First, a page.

Look here, Hockers! not bothering to lower his voice, That pink you've daubed on the tree trunk there will never do! The artist stares at his painting as if seeing it for the first time. Gallery workers down tools and stare at him. He pushes his glasses up and squints in the glare of the strip light, at this point more puzzled than put out. Then the agent looks up from consulting his mobile, It'll have to come down! And the show can't open until it's fixed! Hockey rubs his eyes and gives a shrug of incredulity. But the blighter is not through with him, pointing at the screen of his mobile, Actually, there's something more serious. We looked up your latest pallet on the Hewlett-Packard scale. Hockney's eyes flick between the screen on the phone and his paintings on the wall. By this time, the gallery workers are drifting out for a fag. The torment proceeds, This programme says eleven pinks, four purples and all your bloody violets were nicked from internet porn sites! You're cheating the public! Hockney shakes his head, struck dumb with disbelief. It goes on, What's more, to be brutally honest, not only is your pallet off colour... By now the cocky little amanuensis has pocketed his mobile and is strutting down the gallery, cracking the palm of his hand with a riding crop, ...We're also concerned about the draughtsmanship here! And here! He flicks at the paintings with his crop And here! Hockney, his body by now trembling, fumbles to light a cigarette,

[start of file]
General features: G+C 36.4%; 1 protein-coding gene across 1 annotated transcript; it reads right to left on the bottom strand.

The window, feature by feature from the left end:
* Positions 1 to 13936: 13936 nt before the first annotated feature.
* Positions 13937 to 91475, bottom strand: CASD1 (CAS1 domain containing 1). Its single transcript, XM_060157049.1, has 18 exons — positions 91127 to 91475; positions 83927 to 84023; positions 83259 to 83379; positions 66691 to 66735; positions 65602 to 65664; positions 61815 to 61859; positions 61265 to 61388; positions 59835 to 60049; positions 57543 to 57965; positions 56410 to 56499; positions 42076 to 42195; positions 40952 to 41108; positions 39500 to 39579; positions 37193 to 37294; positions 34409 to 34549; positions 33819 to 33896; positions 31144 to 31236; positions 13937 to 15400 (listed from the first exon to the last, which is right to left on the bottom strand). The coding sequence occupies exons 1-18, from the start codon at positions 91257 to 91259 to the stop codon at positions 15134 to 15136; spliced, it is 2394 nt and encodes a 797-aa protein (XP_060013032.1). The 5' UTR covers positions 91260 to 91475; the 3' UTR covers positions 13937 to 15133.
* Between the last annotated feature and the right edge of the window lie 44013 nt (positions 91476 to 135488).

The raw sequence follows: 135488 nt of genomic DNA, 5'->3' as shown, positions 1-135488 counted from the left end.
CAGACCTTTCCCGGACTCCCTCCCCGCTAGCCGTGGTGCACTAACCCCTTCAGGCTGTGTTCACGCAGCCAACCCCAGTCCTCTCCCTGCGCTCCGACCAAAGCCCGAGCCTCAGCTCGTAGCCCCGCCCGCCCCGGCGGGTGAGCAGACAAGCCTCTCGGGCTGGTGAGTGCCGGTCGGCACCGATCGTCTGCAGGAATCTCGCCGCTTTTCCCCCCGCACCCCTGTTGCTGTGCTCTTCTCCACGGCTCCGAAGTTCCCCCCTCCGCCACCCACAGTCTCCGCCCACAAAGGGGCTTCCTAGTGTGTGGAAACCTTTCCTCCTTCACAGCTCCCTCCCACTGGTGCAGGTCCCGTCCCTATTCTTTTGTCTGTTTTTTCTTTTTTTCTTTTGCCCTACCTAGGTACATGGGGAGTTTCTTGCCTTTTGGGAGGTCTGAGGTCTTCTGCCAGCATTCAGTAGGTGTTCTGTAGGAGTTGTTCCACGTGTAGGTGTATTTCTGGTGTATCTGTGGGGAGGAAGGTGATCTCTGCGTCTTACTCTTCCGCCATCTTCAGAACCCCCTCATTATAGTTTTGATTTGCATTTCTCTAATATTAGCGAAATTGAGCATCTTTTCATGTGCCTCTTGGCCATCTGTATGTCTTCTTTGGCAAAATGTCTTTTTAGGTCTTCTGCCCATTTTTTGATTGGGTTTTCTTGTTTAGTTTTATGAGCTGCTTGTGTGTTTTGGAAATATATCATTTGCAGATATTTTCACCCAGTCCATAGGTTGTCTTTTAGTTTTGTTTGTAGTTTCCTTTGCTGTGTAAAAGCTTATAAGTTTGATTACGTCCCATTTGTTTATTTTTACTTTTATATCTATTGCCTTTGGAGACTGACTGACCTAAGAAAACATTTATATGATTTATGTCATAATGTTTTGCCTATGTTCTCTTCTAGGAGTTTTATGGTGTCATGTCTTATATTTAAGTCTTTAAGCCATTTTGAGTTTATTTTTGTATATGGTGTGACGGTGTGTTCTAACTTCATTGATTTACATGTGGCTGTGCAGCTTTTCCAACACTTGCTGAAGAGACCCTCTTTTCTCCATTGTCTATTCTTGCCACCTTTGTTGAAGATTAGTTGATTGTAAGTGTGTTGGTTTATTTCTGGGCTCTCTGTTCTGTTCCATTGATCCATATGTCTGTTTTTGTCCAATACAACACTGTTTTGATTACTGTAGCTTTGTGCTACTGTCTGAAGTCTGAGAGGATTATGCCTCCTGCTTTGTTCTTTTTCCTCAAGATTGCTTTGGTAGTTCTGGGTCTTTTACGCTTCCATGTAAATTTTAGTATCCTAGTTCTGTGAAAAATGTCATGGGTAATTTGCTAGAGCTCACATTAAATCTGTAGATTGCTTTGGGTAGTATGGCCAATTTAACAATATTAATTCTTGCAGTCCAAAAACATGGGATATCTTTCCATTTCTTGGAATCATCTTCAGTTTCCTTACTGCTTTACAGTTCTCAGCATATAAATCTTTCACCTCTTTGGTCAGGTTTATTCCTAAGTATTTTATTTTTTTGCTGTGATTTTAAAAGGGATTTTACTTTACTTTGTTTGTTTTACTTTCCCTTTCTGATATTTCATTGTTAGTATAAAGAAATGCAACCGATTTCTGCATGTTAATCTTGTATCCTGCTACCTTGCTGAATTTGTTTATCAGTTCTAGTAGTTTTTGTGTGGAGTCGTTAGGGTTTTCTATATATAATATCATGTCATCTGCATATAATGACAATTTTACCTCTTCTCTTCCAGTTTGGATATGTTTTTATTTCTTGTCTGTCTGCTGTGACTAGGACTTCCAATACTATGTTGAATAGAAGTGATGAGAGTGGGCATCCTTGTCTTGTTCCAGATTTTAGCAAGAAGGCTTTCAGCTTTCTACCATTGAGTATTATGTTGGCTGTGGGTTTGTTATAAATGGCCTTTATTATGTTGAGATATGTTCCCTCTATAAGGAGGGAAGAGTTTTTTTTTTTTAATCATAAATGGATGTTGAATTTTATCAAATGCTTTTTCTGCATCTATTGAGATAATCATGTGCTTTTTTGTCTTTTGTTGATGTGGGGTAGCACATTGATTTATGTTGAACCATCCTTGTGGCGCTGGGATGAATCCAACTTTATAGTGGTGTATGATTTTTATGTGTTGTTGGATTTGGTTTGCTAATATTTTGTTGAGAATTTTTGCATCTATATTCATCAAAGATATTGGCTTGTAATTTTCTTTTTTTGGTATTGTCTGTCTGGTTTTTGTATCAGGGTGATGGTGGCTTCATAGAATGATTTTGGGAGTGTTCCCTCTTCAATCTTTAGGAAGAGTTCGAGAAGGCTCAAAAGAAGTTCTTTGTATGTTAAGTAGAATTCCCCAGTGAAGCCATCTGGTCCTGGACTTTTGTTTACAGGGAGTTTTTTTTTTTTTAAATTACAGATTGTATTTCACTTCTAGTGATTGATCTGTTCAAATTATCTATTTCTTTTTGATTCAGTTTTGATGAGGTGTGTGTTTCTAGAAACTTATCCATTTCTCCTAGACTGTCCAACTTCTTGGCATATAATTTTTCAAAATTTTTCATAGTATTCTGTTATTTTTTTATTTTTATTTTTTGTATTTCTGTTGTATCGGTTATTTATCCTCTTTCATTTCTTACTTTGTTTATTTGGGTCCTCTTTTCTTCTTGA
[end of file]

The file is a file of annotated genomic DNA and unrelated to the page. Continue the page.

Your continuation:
How long have I got to sort it out?.
The agent sniffs and looks him up and down
Pull yourself together man!
Hockney winces and lets out a sudden yelp. He knows the game is up. The critic is storming out, his arms flailing,
For God's sake, take the lot down! The whole show's postponed for another six months.
The artist falls to his knees, breaks into uncontrollable sobs.
I exaggerate, of course. The real David, a true professional, takes this kind of comment first on the one cheek. Then on the other. Then on all four. Ouch! One hint of criticism, a single derogatory remark or even a careless raspberry from a gallery worker and he will cancel a show himself. He hollers at his droogs,
Out! Out! Out! Bung it all in the pantechnicon! Back to the studios! He will think nothing of repainting a whole years' work to satisfy the arbiters of taste that are his secret controllers. The pillory of criticism, he considers the comfy chair of the true artist. Indeed, to be the critic's whipping boy has always been his one true ambition. This is why his art will go down the great tunnels of history. This is what he learned from the old masters he studied as a student. This is why the public so love his art. He is a very good boy and always does just what he is told.